Tiny ticker’s no hand­i­cap

The 1.6-litre petrol mo­tor is sur­pris­ingly ef­fec­tive in pow­er­ing this medium size sedan, PETER BARN­WELL writes.

Geelong Advertiser - Motoring - - CARSGUIDE -

PEU­GEOT’S smaller ca­pac­ity/higher ef­fi­ciency en­gine pro­gram is gath­er­ing mo­men­tum with the lat­est ben­e­fi­ciary be­ing its medium size 508 Ac­tive sedan ($37,990), which now has the lat­est gen­er­a­tion 1.6 turbo petrol four-cylin­der un­der the bon­net com­plete with a strin­gent Euro 6 emis­sions rat­ing.

The idea of a 1.6-litre en­gine pow­er­ing a car this weight and size seems a tad op­ti­mistic but all it takes is a mo­ment be­hind the wheel to al­lay any fears in that re­gard. UN­DER THE BON­NET

The en­gine is a hi-tech unit shared with BMW and other pres­tige Euro­pean man­u­fac­tur­ers and is good for 121kW/240Nm in the 1410kg 508 Ac­tive sedan.

That’s plenty to move the big­gish Pug with pur­pose, es­pe­cially given most of the car’s avail­able torque (pulling power) is de­liv­ered just above idle speed.

Peu­geot has done it with tech­nol­ogy in­clud­ing di­rect fuel in­jec­tion and vari­able cam tim­ing, along with in­ter­nal fric­tion min­imi­sa­tion and over­all ef­fi­ciency im­prove­ments to the en­gine.

It re­ally doesn’t mat­ter be­cause you can’t tell what’s un­der the bon­net any­way — all is smooth and quiet.

You push the throt­tle, the car goes, push the brakes it stops. Sim­ple. KIT

The 508 has been through a mid-model re­vi­sion with mi­nor styling tweaks in­side and out and other changes.

The lo­cal im­porter has tried to off­set any price rises through ad­di­tional equip­ment with some suc­cess as even the base model Ac­tive test driver had a six-speed auto with pad­dle shift, cruise con­trol, dual-zone cli­mate con­trol, elec­tric boot re­lease, LED lights, re­verse cam­era, sat­nav, large in­fo­tain­ment touch screen, par­tial leather up­hol­stery, park as­sist, pollen fil­ter, trip com­puter, auto lights and wipers and pre­mium au­dio. COM­PE­TI­TION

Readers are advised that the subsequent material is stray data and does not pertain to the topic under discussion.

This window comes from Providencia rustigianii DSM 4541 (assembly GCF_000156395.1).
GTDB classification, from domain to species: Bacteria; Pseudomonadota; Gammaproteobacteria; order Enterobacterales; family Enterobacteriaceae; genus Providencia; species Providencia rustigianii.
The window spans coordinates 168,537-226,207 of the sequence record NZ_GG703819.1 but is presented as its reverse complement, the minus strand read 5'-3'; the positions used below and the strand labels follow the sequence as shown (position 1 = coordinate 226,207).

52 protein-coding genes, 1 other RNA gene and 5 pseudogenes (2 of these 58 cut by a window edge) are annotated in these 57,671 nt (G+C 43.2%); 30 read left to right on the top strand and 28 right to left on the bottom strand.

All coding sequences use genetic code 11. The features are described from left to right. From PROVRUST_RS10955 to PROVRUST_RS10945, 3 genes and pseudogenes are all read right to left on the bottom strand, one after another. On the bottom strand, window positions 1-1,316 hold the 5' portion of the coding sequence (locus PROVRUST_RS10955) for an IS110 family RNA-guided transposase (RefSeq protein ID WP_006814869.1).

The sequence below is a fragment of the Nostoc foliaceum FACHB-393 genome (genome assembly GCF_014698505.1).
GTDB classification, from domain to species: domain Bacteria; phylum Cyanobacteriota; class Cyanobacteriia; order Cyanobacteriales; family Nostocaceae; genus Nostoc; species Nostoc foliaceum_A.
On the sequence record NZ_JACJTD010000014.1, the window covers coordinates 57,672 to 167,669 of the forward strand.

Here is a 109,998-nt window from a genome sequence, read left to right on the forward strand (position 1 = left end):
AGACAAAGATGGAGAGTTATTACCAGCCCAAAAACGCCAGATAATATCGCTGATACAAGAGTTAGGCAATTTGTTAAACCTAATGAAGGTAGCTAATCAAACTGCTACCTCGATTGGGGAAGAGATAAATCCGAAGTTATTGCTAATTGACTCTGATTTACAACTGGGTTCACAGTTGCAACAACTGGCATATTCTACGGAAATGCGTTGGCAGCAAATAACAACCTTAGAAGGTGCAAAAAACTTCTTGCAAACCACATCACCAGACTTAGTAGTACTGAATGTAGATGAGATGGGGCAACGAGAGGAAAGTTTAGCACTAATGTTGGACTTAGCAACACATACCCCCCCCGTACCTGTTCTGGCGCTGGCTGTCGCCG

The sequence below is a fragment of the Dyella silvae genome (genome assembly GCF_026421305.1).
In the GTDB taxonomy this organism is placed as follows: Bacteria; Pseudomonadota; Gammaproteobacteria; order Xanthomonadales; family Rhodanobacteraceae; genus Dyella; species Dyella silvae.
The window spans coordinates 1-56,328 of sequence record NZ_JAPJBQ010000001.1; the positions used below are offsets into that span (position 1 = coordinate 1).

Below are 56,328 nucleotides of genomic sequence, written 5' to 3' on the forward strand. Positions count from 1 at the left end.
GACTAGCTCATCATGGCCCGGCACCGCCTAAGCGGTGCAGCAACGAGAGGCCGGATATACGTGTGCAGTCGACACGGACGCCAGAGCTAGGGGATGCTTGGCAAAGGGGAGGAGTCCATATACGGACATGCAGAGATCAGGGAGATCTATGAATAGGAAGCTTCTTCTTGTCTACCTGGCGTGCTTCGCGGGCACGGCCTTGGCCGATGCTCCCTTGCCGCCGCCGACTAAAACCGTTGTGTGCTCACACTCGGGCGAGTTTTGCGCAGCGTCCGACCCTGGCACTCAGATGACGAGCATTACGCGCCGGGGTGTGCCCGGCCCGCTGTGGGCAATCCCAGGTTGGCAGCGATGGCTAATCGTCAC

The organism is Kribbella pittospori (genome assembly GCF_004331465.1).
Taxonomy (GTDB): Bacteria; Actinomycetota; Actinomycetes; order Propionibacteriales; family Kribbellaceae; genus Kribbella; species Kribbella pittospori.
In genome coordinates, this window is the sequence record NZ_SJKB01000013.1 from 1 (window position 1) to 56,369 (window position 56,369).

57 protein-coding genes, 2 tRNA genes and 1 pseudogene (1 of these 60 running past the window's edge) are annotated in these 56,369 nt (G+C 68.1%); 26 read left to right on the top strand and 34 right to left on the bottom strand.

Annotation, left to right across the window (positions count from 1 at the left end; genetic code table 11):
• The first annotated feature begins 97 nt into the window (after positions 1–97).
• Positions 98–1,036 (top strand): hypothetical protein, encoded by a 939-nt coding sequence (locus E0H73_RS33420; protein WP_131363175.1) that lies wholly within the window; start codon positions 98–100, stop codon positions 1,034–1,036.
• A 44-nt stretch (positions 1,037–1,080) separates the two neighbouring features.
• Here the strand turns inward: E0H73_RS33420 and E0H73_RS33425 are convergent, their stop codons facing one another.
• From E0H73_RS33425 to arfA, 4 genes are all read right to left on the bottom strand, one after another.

Gen­er­ous, yes but the car comes up against some se­ri­ous com­pe­ti­tion from Asian man­u­fac­tur­ers with equiv­a­lent ve­hi­cles priced lower.

Peu­geot once had an edge in the “drive­abil­ity’’ stakes but that was in the past; now it’s a level play­ing field.

Hav­ing said that, driv­ing the 508 is a pleas­ant ex­pe­ri­ence on a num­ber of lev­els — per­for­mance, smooth­ness, luxury, in­te­rior room. No com­plaints what­so­ever. It’s not that far away from a Com­modore in terms of in­te­rior room, tak­ing five adults with ease — and their lug­gage in the large boot. DRIV­ING

Per­for­mance is never an is­sue, even fully laden, though fuel econ­omy suf­fers a tad in this ap­pli­ca­tion. We saw the claimed 5.6-litres/100km eas­ily in mixed, steady driv­ing but it’s pre­mium un­leaded. Auto stop start saves a bit in heavy traf­fic sit­u­a­tions.

The drive feel is typ­i­cally Peu­geot — a well cal­i­brated blend of com­fort and con­trol. But it’s no sporty sedan — that would be the GT model in turbo diesel only.

We like the looks of it, par­tic­u­larly the smart in­te­rior styling, but find the ex­te­rior, es­pe­cially in cer­tain colours, overly con­ser­va­tive to the point where the car tends to dis­ap­pear in a crowd — some­thing we sus­pect Peu­geot buy­ers wouldn’t be look­ing for. VER­DICT

Flavour of France in a prac­ti­cal, well equipped pack­age. Fairly bor­ing to look at, goes well, plenty of kit. Three stars out of five.

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